Review: Music and Memories featuring James Bowman Saturday 25th June in Ely Cathedral

The packed south transept of Ely Cathedral waited expectantly. With the disguised effortlessness of a world-renowned performer James Bowman began the first song of his evening of Music and Memories. The audience was mesmerized. His warm and beautifully shaped counter tenor voice brought Farrant’s Hide not thou they face alive, aided by Andrew Plant accompanying on the piano with perfect synchronization and sensitively. The audience knew this was going to be a special evening.

James then began the first of his tales about his experiences in Ely Cathedral as a chorister in 1951. During the evening he told of the changes in the Cathedral since his time. He remembered when there were no chairs in the nave; the building was freezing cold because of its then inefficient heaters and the shop as we know it was where the coal was stored for the heaters.

One of the highlights of the evening was the first performance of a work he commissioned from Arthur Wills (OBE), Ely’s Organist Emeritus and world-famous composer. Arthur was Director of Music in Ely Cathedral while James was a chorister and Arthur featured very much in the stories that were told. The work James commissioned was a setting of words by John Donne of A Hymn to God the Father. There was no sycophantic flattery on James’s part. He admitted before he sang this work that it was difficult to learn and that he was right in saying that there was no music without pain as far as Arthur was concerned. Arthur, sitting next to his wife Mary in the audience, good-naturedly went along with such repartee. Then James, with hardly any outward changes, immediately focused on giving a clear, expressive and informed performance of the work. Every note was carefully interpreted and placed. Every phrase was thoughtfully shaped with its wide-ranging intervals and elongated endings; he often left the listeners spellbound as a final single pure note lay suspended in the hushed atmosphere. This was the kind of work that one needs to hear several times before its true qualities can all be digested but what was apparent in this first hearing was the integral piano accompaniment and how Arthur took pains to make the turns of phrase interesting and varied. As Arthur told me once, in his compositions the words dictate the music and this composition was no exception. When the work ended, there was a moment’s silence before the expected rapturous applause broke out.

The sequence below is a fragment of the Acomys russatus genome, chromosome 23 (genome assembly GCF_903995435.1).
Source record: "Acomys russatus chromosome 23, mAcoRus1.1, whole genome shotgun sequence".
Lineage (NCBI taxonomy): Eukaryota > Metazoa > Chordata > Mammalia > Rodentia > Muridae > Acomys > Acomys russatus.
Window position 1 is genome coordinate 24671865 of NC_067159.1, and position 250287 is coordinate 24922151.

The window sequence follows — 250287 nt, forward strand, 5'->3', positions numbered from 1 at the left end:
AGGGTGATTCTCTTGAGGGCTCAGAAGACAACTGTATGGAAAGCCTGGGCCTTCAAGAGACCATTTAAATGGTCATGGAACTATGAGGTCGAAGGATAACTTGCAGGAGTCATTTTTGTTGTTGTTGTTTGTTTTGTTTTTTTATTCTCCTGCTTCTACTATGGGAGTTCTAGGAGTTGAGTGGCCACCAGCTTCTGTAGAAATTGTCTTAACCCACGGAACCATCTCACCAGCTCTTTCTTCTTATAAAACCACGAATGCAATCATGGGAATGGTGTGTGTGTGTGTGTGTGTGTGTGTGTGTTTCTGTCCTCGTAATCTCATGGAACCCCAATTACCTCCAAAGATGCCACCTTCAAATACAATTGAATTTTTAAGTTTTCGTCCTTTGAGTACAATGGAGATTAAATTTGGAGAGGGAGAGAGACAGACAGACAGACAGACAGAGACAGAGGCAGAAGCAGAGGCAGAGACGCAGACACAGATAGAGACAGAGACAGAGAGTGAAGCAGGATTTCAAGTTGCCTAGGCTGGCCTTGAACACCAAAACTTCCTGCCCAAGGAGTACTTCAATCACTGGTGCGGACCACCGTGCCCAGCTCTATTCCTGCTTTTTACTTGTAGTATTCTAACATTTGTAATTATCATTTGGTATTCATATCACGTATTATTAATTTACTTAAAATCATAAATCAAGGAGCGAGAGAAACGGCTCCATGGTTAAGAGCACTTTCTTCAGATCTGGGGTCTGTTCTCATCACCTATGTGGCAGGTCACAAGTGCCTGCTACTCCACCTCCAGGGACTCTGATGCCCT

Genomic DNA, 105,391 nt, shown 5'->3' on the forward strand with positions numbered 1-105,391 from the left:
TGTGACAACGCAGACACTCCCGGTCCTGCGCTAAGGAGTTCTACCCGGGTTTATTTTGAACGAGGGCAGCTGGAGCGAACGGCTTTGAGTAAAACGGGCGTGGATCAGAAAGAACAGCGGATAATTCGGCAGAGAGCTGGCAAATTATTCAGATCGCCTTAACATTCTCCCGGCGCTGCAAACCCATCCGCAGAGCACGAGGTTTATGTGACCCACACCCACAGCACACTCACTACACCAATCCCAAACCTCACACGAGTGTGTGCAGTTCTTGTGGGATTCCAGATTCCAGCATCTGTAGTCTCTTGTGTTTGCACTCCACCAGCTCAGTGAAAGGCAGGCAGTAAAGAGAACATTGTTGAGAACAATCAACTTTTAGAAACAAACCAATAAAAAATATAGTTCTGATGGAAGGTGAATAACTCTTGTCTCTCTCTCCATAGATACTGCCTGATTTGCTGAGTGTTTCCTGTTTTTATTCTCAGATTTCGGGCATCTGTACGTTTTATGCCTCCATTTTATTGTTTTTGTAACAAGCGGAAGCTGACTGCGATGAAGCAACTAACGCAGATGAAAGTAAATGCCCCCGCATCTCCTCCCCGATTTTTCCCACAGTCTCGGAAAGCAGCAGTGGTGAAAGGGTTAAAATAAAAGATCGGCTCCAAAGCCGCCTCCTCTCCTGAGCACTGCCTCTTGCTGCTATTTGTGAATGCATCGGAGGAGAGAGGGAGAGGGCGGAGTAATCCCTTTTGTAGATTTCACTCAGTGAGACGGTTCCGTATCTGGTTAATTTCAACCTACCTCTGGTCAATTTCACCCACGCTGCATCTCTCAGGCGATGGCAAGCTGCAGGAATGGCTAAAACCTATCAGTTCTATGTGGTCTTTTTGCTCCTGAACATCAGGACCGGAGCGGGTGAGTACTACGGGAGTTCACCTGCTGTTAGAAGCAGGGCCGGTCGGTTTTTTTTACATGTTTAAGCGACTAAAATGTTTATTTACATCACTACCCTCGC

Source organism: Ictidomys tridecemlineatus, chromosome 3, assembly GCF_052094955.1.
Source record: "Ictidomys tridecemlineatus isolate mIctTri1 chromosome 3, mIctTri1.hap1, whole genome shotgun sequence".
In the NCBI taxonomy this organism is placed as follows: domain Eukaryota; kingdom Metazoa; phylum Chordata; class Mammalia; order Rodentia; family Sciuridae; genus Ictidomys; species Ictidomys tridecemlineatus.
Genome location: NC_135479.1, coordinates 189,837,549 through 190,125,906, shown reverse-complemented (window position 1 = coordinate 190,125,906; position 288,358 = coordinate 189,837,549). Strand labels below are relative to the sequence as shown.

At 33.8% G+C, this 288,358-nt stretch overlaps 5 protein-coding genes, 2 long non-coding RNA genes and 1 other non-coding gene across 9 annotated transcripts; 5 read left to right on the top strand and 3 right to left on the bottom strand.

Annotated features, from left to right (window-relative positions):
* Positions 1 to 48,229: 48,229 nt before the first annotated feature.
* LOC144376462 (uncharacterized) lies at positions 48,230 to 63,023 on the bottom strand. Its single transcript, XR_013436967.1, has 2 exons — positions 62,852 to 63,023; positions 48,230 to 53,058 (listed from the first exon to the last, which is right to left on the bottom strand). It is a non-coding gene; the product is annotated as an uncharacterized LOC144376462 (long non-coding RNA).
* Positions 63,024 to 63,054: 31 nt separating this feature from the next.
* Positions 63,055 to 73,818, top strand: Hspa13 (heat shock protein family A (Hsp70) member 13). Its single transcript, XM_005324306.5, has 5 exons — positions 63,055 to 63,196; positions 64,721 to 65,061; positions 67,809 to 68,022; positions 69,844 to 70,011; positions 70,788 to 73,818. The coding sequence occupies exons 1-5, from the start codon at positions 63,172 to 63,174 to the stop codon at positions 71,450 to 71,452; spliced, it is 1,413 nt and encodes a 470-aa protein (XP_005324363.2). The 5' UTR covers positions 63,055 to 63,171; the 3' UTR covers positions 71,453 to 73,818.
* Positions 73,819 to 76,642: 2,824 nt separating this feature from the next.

The rest of the evening was packed with a variety of songs: O nata lux de lumione by Tallis, Drop, drop slow tears by Gibbons, Here the deities approve and Vouchsafe, O Lord by Purcell, Yet can I hear that dulcet lay and Ombra mai fu by Handel, The yonge child, items from A Midsummer Night’s Dream and Corpus Christi Carol  by Britten, The Call and From far, from eve and morning and Fear no more the heat of the sun by Vaughan Williams, Is my team ploughing? by Butterworth and King David by Howells. No matter which style James was singing, he added vitality to every expression with phenomenal tone, breath control, diction and intuitive musical awareness.

Between items more fascinating stories evolved from his time as a chorister in Ely Cathedral ranging from the time he met Vaughan Williams (who apparently was fascinated by the angels in roof of the south transept) to the fine dust that settled below the Lantern – the first signs of deathwatch beetles’ damage to its floor (now fully remedied and safe).

James also commented on the awesome beauty of the Cathedral and as beams from the slowly fading sun unveiled the colours of the stain glass windows, I believe I was not alone in feeling that this evening had been one of the most moving and beautiful occasions in the Cathedral I had ever experienced.



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